By Piyawut Koomsiripithuck, Shih Liao, Gwendolyn Stegall, and Mayrah Udvardi
In an attempt to diversify the notion of the ‘expert’ in our discussion of labor, public opinion, and environmental considerations of Water Tunnel No. 3, we sought out people whose opinions might vary from the the standard narrative of the NYC DEP. We interviewed a spokesperson for the Laborers' Local Union No. 147, a member of Manhattan Community Board 6, and an engineer with Sherwood Design Engineers. These three perspectives further complicated our understanding of the project and put into question many of the “facts” we took for granted.
Our phone interview with Richard T. Fitzsimmons, Sergeant-at-Arms of the Sandhogs Local 147 - the union responsible for all tunnel digging in NYC since 1883 - was eye-opening. You can find a full transcript of our interview with Richard here. Richard spoke with candor about his experience in the union and his fears for the future of New York’s water supply. Our 90-minute phone call also revealed a backstory of his office; men - presumably union workers - interrupted our conversation frequently with friendly, mostly muffled banter. The casual nature with which business and media relations seemed to be conducted was fitting with our findings in our literature review. Richard’s vocal appreciation for the DEP was unexpected, although not entirely surprising. According to him, the DEP has worked harder than most agencies to ensure workers’ safety and fair pay. While 24 people have died since construction on the tunnel began in 1973, better tunnel boring machines (TBMs) make the jobsite safer today than ever before.
Richard described the technical differences between Water Tunnel No. 1+2 and No. 3’s engineering and also confirmed where No. 3’s valve stations are. Interestingly, the DEP tries to only place valve chamber stations and shafts on park land to avoid disrupting people. The first is the main chamber up at the start of the tunnel in the Bronx, the second is well hidden at 72nd Street in Central Park, the third is more conspicuous on Roosevelt Island, and the new one is slated to be constructed at the old Bulova Watch Factory in Queens. The project is currently stalled because the DEP is addressing a major leak in an aqueduct near Highland. Richard emphasized the importance of considering not just the water tunnels, but the entire water system from aquifer to tap.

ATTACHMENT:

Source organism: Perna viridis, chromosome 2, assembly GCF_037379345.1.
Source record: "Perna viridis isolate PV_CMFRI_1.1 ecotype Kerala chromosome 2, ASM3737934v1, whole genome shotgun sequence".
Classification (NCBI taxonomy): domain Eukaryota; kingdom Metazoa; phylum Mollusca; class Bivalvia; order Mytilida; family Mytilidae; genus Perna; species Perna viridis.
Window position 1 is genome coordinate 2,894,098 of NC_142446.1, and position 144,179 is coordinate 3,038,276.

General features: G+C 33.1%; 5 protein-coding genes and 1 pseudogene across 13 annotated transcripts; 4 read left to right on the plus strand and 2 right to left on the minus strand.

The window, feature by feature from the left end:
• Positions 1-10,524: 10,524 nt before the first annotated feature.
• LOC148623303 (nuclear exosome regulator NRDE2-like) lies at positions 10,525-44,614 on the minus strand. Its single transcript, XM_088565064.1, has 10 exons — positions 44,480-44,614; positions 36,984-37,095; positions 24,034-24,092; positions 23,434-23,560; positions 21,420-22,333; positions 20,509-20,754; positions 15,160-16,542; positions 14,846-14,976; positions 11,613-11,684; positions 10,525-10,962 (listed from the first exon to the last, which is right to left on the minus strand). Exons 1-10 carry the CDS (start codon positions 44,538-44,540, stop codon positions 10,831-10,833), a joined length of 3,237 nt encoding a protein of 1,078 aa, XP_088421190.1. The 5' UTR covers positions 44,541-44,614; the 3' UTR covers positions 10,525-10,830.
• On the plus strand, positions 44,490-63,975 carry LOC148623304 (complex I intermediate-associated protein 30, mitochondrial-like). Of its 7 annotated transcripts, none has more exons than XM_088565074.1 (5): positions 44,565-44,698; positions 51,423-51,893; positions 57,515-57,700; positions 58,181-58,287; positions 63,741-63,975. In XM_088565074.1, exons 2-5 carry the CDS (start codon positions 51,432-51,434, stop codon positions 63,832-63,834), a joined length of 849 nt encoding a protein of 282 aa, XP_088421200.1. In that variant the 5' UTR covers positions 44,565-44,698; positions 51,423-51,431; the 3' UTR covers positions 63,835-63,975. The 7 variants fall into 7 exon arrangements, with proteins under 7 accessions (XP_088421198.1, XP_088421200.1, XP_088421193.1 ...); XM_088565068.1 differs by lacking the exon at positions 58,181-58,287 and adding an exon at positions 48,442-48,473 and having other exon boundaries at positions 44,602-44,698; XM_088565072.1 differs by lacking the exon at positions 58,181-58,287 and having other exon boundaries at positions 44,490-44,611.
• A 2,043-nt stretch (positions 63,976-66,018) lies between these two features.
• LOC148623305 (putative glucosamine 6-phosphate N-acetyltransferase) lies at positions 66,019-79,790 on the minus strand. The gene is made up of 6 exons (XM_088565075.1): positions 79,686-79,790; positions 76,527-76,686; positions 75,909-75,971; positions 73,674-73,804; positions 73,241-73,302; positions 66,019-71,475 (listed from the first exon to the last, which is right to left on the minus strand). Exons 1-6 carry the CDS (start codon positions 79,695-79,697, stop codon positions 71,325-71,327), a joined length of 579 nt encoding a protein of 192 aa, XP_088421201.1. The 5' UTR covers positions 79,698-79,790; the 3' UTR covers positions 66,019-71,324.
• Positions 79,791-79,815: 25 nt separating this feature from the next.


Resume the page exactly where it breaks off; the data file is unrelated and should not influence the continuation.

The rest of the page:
Most interesting was Richard’s commitment to environmental protection. He believes that the best way to ensure NYC’s water security, in addition to job-promoting tunnel digging projects, is upstate conservation. He described how important the DEP’s purchasing of land around their aquifers and policing of local point-source pollution is. He also openly discussed the pitfalls of free-market capitalism and the importance of maintaining funding for agencies like the EPA and DEP. “I’m anti-fracking even though it would help my industry. I see what’s happening all over the country, in Flint. It could happen here too.” The thought of a future water-poor New York contrasted darkly to this mostly upbeat and celebratory conversation about the water tunnel and the positive impact it’s having.
We identified Manhattan Community Board 6 (CB6) as a valuable lense through which to address public opinion because they had two shafts put in in their area, both of which caused controversy when they arrived - it is the only community board that has a page on their website devoted to the project, though the last post about the project was from 2015. Our contact at CB6 prefered that I not use their name or post publically about our interview. They said the organization usually doesn't talk to journalists, but they made an exception for us because this is a student project.
We also interviewed Jason Loiselle from Sherwood Design Engineers. His company worked on a landscape restoration that wraps around the Croton Water Filtration Plant to minimize park space reduction. We were particularly interested in the environmental justice implications of Water Tunnel No. 3. Jason talked about how large infrastructure development could provide enumerable other co-benefits like education and park space. He also mentioned that while environmental impact might not be the main pressure on the public side, it is still important to try to cooperate with city agencies to provide more open educational purpose to the public. It has the chance to create a positive impact on the public opinion.